"Claim Rights" were more important to the pioneer of Iowa than "States Rights." The Nation was endeared to him; and he freely gave his first allegiance to the government that sold him land for $1.25 an acre. He was always for the Union, so that in after years men said of the Commonwealth he founded: "Her affections, like the rivers of her borders, flow to an inseparable Union."
But above all the frontier was a great leveler. The conditions of life there were such as to make men plain, common, unpretentious—genuine. The frontier fostered the sympathetic attitude. It made men really democratic and in matters political led to the three-fold ideal of Equality which constitutes the essence of American Democracy in the 19th century, namely:
Equality before the Law, Equality in the Law, Equality in making the Law.
The pioneer of the West may not have originated these ideals. The first, Equality before the Law, is claimed emphatically as the contribution of the Puritan. But the vitalizing of these ideals—this came from the frontier, as the great contribution of the pioneer.
It may seem strange to class the customs of the pioneers among the early laws of Iowa. But to refer to the "Resolutions" and "By-Laws" of the squatters as political Constitutions is more than strange; it is unorthodox. At the same time History teaches that in the evolution of political institutions, customs precede statutes; written laws follow unwritten conventions; the legal is the outgrowth of the extra-legal; and constitutional government is developed out of extra-constitutional government. One need not search the records of antiquity nor decipher the monuments for illustrations of these truths; for in the early political history of Iowa there is a recurrence of the process of institutional evolution including the stage of customary law. Here in our own annals one may read plainly writ the extra-legal origin of laws and constitutional government.
Absence of legislative statutes and administrative ordinances on the frontier did not mean anarchy and disorder. The early settlers of Iowa were literally, and in that good old Anglo-Saxon sense, "lawful men of the neighborhood," who from the beginning observed the usages and customs of the community. Well and truly did they observe the customs relative to the making and holding of claims. And as occasion demanded they codified these customs and usages into "Constitutions," "Resolutions," and "By-Laws." Crude, fragmentary, and extra-legal as were their codes, they nevertheless stand as the first written Constitutions in the history of the Commonwealth. They were the fundamental laws of the pioneers, or, better still, they were Squatter Constitutions.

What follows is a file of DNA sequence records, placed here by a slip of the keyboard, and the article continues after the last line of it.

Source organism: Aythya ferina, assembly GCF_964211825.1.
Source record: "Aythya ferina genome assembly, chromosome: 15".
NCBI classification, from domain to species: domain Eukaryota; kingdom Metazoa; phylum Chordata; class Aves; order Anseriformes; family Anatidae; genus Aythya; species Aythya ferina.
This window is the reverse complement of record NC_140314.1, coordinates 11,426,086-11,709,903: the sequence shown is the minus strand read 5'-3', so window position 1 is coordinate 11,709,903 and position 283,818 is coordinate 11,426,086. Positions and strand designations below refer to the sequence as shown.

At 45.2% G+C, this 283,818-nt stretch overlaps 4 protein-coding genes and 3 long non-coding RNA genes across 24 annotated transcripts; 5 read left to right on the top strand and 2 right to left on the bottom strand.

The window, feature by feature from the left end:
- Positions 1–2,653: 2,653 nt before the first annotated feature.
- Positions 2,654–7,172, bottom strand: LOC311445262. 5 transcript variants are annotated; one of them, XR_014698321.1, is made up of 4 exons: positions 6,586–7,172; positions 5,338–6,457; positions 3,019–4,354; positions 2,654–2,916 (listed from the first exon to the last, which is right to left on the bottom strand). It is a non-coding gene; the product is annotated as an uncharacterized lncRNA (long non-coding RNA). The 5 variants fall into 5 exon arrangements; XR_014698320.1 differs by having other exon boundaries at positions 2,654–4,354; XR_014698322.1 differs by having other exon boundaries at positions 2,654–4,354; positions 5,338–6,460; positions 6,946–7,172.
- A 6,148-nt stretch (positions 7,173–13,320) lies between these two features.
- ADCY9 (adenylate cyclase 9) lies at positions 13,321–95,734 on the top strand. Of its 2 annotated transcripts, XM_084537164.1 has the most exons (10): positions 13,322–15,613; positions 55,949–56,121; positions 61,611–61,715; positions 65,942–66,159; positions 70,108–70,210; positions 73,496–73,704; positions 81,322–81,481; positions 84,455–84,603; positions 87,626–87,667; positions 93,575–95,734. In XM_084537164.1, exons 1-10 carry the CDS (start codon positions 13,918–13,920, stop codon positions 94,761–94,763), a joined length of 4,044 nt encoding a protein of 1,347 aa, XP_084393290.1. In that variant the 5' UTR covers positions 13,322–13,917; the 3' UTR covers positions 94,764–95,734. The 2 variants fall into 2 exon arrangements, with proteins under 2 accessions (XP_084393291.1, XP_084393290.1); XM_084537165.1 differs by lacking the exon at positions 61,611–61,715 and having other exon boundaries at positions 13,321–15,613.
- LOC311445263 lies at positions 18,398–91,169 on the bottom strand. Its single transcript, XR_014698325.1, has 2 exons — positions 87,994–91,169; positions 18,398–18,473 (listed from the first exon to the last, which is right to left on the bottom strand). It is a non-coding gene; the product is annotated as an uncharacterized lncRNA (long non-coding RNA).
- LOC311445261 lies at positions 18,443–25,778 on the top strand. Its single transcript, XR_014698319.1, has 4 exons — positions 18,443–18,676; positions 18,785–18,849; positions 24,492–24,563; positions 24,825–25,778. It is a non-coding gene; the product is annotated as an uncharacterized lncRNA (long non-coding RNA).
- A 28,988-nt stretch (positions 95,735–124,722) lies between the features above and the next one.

The Squatter Constitutions of Iowa, since they were a distinctive product of frontier life, are understood and their significance appreciated only when interpreted through the conditions of Western life and character.
It was through cession and purchase that the United States came into possession of the vast public domain of which the fertile farming fields of Iowa formed a part. Title to the land vested absolutely in the Government of the United States. But the right of the Indians to occupy the country was not disputed. Until such right had been extinguished by formal agreement, entered into between the United States and the Indians, no white citizen was competent to make legal settlement therein.
As early as 1785 Congress provided that no settlement should be made on any part of the public domain until the Indian title thereto had been extinguished and the land surveyed. Again, in 1807, Congress provided: "That if any person or persons shall, after the passing of this act, take possession of, or make a settlement on any lands ceded or secured to the United States by any treaty made with a foreign nation, or by a cession of any State to the United States, which lands shall not have been previously sold, ceded, or leased by the United States, or the claim to which lands, by such person or persons, shall not have been previously recognized and confirmed by the United States; or if any person or persons shall cause such lands to be thus occupied, taken possession of, or settled; or shall survey, or attempt to survey, or cause to be surveyed, any such lands; or designate any boundaries thereon, by marking trees, or otherwise, until thereto duly authorized by law; such offender or offenders shall forfeit all his or their right, title, and claim, if any he hath, or they have, of whatsoever nature or kind the same shall or may be to the lands aforesaid, which he or they shall have taken possession of, or settled, or caused to be occupied, taken possession of, or settled, or which he or they shall have surveyed, or attempt to survey, or the boundaries thereof he or they shall have designated, or cause to be designated, by marking trees or otherwise. And it shall moreover be lawful for the President of the United States to direct the marshal, or the officer acting as marshal, in the manner hereinafter directed, and also to take such other measures, and to employ such military force as he may judge necessary and proper, to remove from land ceded, or secured to the United States, by treaty, or cession, as aforesaid, any person or persons who shall hereafter take possession of the same, or make, or attempt to make a settlement thereon, until thereunto authorized by law. And every right, title, or claim forfeited under this act shall be taken and deemed to be vested in the United States, without any other or further proceedings."